ST: Right, well as geneticists, we’re looking at both genetic and environmental factors whatever might be influencing common diseases. Hypertension, for example, is more common among African Americans in the U.S. than any other ethnic group. Why is that? It could be a genetic factor; there are probably also environmental and socio-economic factors that are playing a role as well, and as geneticists we tend to be very focused on the genetic component and I think people like Dorothy tend to be really focused on the socio economic and we need to have more of an exchange, but I also want to point out that at that meeting, the other thing we talked about was the gross underrepresentation of minority populations in human genomics research. So studies of genetic factors influencing disease, and environmental factors. I mean one to two percent of all genomics research – I mean, it was shocking. So we want also to promote the inclusion of diverse populations in human genetics research.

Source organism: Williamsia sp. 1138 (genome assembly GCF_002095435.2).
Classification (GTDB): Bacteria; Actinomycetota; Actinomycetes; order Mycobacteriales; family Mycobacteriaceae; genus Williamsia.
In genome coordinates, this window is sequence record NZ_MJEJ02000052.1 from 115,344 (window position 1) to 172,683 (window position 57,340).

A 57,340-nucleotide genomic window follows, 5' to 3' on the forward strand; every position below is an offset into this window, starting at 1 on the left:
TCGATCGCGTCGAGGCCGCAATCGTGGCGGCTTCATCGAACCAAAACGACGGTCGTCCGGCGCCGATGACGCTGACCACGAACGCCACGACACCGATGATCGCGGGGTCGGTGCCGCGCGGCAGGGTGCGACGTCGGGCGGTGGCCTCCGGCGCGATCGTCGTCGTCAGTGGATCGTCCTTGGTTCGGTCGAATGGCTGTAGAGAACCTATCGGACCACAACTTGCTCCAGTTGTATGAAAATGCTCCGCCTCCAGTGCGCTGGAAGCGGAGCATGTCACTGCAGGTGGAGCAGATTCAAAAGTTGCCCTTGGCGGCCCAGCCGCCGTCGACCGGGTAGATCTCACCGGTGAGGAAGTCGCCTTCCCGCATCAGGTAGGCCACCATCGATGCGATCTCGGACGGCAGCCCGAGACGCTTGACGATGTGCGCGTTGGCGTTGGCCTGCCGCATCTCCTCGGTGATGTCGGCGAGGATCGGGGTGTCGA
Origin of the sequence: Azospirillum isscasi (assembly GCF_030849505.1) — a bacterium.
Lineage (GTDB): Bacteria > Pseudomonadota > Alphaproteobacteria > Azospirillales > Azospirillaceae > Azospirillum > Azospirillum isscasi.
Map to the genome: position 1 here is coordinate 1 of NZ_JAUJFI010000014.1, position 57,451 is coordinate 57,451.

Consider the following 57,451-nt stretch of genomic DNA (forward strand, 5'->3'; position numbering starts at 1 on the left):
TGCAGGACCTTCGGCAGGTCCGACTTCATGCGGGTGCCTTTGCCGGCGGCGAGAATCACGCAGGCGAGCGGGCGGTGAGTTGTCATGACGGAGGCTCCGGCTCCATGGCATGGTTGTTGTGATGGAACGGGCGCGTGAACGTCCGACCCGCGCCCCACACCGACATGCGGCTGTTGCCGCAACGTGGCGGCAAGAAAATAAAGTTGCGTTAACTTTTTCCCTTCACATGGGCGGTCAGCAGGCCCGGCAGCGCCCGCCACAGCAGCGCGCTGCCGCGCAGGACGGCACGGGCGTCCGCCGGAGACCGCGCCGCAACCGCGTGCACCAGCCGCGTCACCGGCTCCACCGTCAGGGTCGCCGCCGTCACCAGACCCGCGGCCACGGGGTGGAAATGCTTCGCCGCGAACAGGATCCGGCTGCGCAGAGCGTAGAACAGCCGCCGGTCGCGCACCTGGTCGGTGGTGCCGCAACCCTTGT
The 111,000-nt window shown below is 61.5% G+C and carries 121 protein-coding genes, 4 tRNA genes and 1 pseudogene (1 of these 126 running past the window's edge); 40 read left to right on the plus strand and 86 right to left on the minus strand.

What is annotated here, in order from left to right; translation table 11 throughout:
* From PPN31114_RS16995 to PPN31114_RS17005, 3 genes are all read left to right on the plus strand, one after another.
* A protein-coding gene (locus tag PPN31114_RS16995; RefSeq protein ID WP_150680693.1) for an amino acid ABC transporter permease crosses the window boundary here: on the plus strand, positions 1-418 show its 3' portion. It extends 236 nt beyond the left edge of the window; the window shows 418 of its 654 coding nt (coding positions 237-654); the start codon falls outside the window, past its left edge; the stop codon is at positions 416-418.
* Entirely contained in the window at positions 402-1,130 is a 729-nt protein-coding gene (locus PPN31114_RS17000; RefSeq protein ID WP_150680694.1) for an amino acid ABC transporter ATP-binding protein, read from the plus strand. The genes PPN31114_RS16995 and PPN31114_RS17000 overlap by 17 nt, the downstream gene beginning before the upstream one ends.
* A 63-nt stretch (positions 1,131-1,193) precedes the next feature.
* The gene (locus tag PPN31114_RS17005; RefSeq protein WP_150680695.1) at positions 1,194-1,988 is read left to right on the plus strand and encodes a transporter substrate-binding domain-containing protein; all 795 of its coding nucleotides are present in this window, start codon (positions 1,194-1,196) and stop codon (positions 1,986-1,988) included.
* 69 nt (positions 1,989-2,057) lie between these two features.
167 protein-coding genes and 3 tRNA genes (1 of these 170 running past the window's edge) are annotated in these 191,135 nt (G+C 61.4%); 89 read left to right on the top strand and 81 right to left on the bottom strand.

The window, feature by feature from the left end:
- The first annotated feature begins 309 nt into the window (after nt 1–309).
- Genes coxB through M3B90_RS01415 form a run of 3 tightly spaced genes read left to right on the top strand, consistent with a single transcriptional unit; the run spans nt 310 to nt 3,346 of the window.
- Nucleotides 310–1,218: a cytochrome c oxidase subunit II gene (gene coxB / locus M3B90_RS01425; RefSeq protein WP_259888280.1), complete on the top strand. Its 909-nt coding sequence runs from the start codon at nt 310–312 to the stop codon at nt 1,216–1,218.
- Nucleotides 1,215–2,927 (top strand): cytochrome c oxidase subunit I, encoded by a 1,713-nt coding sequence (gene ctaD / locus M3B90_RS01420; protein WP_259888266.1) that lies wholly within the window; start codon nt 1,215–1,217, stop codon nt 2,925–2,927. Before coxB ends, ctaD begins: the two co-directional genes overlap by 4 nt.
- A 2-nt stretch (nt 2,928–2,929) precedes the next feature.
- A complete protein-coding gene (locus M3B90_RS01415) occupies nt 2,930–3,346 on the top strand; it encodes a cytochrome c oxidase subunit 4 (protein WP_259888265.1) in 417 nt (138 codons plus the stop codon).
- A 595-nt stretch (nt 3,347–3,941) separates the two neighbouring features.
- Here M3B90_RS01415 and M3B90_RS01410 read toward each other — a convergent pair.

DL: I’m guessing to a degree there’s been a distressing historical trend, why isn’t there more minority representation?

DR: It’s complicated. Part of it is not paying enough attention to what the significance of inclusion is. Why include people from diverse backgrounds. Also, a long history of including people of color in harmful experimentation. We have this history in the U.S. where black people, Latinos, Native Americans and other people of color have been the victims of medical experimentation. And at the same time, people of color being excluded from helpful clinical trials being conducted in an ethical way where they actually benefit from the clinical trial.